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VIFF 2010, Day 7: The Irresistible Pocket-Sized Female Heroine

Greta Zuccheri Montanari in The Man Who Will Come

Greta Zuccheri Montanari directed by Giorgio Diritti in The Man Who Will Come


Coming out of a screening of The Man From Nowhere late on Wednesday evening — that this was our second screening of the film should tell you how highly we regard Jeong-beom Lee's well-wrought South Korean film — J.B. 'Showbiz' Shayne commented that "The three best films we've seen at this year's Festival all involve young girls in the lead role." And so it is.

In today's posting we'll focus on the film that is at the top of our list of young distaff cinema, Italian director Giorgio Diritti's sophomore film ...

The Man Who Will Come: With pensive power, director Giorgio Diritti crafts a heartwrenching historical tragedy that places Greta Zuccheri Montanari, the eight-year-old girl who plays lead character, Martina, as the axis of the film's portrait of a rural Italian provincial life rattled by war, the feeling of danger and impending dread at odds with the bucolic lives lead by the people of the Bolognese rural commune in which she and her family reside. Bambini neorealist cinema (based on true events), we observe Martina wandering freely between civilians and warriors, partisans and invaders, in 1944 war torn Italy, even as the brutal struggle between Italian partisans and German soldiers takes place in the forest just outside her village.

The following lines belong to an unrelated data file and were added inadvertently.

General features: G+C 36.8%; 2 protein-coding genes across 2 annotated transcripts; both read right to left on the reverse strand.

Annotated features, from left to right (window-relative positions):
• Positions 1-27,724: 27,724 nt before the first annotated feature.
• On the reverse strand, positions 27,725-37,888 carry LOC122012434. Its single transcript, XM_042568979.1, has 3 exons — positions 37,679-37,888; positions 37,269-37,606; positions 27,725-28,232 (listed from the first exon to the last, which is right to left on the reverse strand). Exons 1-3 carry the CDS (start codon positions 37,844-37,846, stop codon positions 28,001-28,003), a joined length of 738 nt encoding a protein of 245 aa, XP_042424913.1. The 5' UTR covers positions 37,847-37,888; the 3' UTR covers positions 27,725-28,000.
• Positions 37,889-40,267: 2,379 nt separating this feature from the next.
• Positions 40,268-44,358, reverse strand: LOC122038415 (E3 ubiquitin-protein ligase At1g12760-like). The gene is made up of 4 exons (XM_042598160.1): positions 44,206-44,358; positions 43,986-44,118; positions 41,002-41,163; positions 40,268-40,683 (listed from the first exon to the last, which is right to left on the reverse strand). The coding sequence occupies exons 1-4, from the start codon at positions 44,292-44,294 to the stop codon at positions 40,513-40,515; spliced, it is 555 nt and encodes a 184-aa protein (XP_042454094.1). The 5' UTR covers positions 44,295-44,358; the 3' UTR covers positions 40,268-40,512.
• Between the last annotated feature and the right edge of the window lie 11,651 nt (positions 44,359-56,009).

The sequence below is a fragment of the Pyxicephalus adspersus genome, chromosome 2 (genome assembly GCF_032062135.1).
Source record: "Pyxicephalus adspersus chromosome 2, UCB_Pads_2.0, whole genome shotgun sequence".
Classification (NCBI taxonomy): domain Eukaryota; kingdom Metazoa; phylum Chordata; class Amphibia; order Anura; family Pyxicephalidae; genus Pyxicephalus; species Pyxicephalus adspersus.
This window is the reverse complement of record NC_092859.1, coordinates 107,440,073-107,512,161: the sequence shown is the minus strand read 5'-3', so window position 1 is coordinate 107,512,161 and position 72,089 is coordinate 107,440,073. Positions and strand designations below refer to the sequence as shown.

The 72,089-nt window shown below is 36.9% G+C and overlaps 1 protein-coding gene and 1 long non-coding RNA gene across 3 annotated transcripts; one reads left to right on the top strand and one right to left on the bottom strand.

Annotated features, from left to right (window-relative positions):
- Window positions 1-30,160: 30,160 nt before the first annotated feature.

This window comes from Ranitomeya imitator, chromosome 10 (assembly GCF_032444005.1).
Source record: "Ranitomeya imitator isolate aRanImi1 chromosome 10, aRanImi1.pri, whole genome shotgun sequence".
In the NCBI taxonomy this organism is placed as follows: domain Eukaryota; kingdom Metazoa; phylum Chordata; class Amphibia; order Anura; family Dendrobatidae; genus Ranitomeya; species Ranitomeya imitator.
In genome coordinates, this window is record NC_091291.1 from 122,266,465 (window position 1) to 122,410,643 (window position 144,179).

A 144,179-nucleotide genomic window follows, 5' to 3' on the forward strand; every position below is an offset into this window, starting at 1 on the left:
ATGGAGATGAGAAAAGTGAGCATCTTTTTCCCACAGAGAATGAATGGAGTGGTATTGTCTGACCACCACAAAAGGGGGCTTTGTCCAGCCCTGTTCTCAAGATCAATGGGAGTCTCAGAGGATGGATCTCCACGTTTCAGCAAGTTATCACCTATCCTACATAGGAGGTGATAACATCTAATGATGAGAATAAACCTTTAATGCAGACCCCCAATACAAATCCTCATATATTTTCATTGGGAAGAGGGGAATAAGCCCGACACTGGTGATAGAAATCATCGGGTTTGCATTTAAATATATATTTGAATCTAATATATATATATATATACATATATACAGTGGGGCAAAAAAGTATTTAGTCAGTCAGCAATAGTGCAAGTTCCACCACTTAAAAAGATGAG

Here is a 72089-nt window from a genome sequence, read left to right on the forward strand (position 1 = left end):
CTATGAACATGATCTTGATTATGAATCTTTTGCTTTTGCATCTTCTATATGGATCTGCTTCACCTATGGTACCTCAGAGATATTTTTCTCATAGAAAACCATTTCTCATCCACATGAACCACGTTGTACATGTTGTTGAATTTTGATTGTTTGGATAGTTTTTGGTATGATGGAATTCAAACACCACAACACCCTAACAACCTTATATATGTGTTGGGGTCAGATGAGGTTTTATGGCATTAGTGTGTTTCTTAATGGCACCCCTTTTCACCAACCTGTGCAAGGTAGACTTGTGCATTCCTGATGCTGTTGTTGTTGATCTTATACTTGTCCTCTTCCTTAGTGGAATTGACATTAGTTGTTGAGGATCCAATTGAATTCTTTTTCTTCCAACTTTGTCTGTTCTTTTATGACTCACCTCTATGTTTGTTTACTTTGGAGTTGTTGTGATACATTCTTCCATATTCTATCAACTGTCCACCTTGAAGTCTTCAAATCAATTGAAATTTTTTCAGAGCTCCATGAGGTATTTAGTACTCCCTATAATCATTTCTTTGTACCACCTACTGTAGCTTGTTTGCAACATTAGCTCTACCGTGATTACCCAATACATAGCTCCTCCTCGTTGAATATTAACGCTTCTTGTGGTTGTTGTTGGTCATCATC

We watch, too, as the film's pocket-sized heroine moves from passivity into desperate action, as marauding Nazi patrols pierce the commune's shield leading to the climactic massacre which claimed the lives of almost 800 Italian civilians, mostly women and children. That Martina is mute, not having spoken since the death of her little brother (in her arms), allows us to see the child's dawn-fresh perception of the world and the horrors descended upon it by war. Martina emerges as the film's rooting interest, as she gravely ponders her father's (Claudio Casadio) diligent toil, and her mother's (Maya Sansa) developing pregnancy. The Man Who Will Come is all the stronger for placing the pint-sized Ms. Montanari at its centre.

Given how natural, sympathetic and irresistible Ms. Montanari proves to be during the running time of the film, one cannot imagine how else helmsman Diritti could have as effectively portrayed the events the film depicts.

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The remaining two films which employ a young girl at their centre to tell their story are ...


Of Love and Other Demons: Hilda Hidalgo's adaptation of the Gabriel García Márquez's novel, Del amor y otros demonios (Of Love and Other Demons), set in colonial Colombia offers the unsettling story of 13-year-old noble, Sierva (Eliza Triana) and the rabid dog bite that changes her life forever. Thought to be possessed by demons 13-year-old Servia is destitute until a young priest, instead of terrorizing her like the nuns and priests before him, falls in love with her. We'll leave you to watch the trailer above to determine for yourself just how pivotal Ms. Triana's wrenching (and, yes, sensuous) performance is to the overall success of the film clip.

Kim Sae-Ron in The Man From Nowhere

A trailer for, and review of, The Man From Nowhere was published on October 5th. Click here to access that material. Kim Sae-ron (above) is absolutely central to the success of the film, her contribution immeasurable.



Posted by Raymond Tomlin at October 7, 2010 1:37 AM in VIFF 2010

   

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